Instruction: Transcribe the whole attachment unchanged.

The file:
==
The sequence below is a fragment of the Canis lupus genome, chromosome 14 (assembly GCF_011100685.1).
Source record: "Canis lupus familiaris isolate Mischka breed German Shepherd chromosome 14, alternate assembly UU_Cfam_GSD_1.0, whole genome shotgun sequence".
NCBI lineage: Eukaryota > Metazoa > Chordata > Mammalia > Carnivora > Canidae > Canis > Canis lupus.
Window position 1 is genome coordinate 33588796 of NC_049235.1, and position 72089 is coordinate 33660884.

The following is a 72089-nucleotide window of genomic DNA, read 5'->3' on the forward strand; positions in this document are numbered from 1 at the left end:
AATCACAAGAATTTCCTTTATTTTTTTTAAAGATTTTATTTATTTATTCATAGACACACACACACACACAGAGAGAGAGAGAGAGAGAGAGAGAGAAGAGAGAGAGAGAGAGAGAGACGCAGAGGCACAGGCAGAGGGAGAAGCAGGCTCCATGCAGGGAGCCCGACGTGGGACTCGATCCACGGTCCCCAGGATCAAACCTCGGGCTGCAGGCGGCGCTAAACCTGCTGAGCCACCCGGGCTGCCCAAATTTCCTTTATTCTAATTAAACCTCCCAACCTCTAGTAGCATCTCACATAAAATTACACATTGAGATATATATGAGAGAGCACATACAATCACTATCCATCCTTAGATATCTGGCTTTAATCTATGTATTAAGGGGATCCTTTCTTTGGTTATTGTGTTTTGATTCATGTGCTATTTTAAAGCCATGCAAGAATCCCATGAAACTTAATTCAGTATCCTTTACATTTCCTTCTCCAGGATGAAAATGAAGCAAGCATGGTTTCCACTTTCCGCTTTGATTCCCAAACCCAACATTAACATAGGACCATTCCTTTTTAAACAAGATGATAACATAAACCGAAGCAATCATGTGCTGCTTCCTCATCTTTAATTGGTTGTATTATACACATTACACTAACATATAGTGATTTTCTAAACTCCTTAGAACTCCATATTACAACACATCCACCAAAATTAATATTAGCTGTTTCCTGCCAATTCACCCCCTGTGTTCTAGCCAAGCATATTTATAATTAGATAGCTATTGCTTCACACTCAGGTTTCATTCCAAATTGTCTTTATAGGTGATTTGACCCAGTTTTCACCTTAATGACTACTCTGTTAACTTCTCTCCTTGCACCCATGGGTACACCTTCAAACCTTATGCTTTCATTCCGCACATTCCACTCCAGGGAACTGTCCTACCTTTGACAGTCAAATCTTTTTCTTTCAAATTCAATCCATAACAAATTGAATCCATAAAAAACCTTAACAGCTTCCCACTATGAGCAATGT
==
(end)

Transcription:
The sequence below is a fragment of the Canis lupus genome, chromosome 14 (assembly GCF_011100685.1).
Source record: "Canis lupus familiaris isolate Mischka breed German Shepherd chromosome 14, alternate assembly UU_Cfam_GSD_1.0, whole genome shotgun sequence".
NCBI lineage: Eukaryota > Metazoa > Chordata > Mammalia > Carnivora > Canidae > Canis > Canis lupus.
Window position 1 is genome coordinate 33588796 of NC_049235.1, and position 72089 is coordinate 33660884.

The following is a 72089-nucleotide window of genomic DNA, read 5'->3' on the forward strand; positions in this document are numbered from 1 at the left end:
AATCACAAGAATTTCCTTTATTTTTTTTAAAGATTTTATTTATTTATTCATAGACACACACACACACACAGAGAGAGAGAGAGAGAGAGAGAGAGAAGAGAGAGAGAGAGAGAGAGACGCAGAGGCACAGGCAGAGGGAGAAGCAGGCTCCATGCAGGGAGCCCGACGTGGGACTCGATCCACGGTCCCCAGGATCAAACCTCGGGCTGCAGGCGGCGCTAAACCTGCTGAGCCACCCGGGCTGCCCAAATTTCCTTTATTCTAATTAAACCTCCCAACCTCTAGTAGCATCTCACATAAAATTACACATTGAGATATATATGAGAGAGCACATACAATCACTATCCATCCTTAGATATCTGGCTTTAATCTATGTATTAAGGGGATCCTTTCTTTGGTTATTGTGTTTTGATTCATGTGCTATTTTAAAGCCATGCAAGAATCCCATGAAACTTAATTCAGTATCCTTTACATTTCCTTCTCCAGGATGAAAATGAAGCAAGCATGGTTTCCACTTTCCGCTTTGATTCCCAAACCCAACATTAACATAGGACCATTCCTTTTTAAACAAGATGATAACATAAACCGAAGCAATCATGTGCTGCTTCCTCATCTTTAATTGGTTGTATTATACACATTACACTAACATATAGTGATTTTCTAAACTCCTTAGAACTCCATATTACAACACATCCACCAAAATTAATATTAGCTGTTTCCTGCCAATTCACCCCCTGTGTTCTAGCCAAGCATATTTATAATTAGATAGCTATTGCTTCACACTCAGGTTTCATTCCAAATTGTCTTTATAGGTGATTTGACCCAGTTTTCACCTTAATGACTACTCTGTTAACTTCTCTCCTTGCACCCATGGGTACACCTTCAAACCTTATGCTTTCATTCCGCACATTCCACTCCAGGGAACTGTCCTACCTTTGACAGTCAAATCTTTTTCTTTCAAATTCAATCCATAACAAATTGAATCCATAAAAAACCTTAACAGCTTCCCACTATGAGCAATGT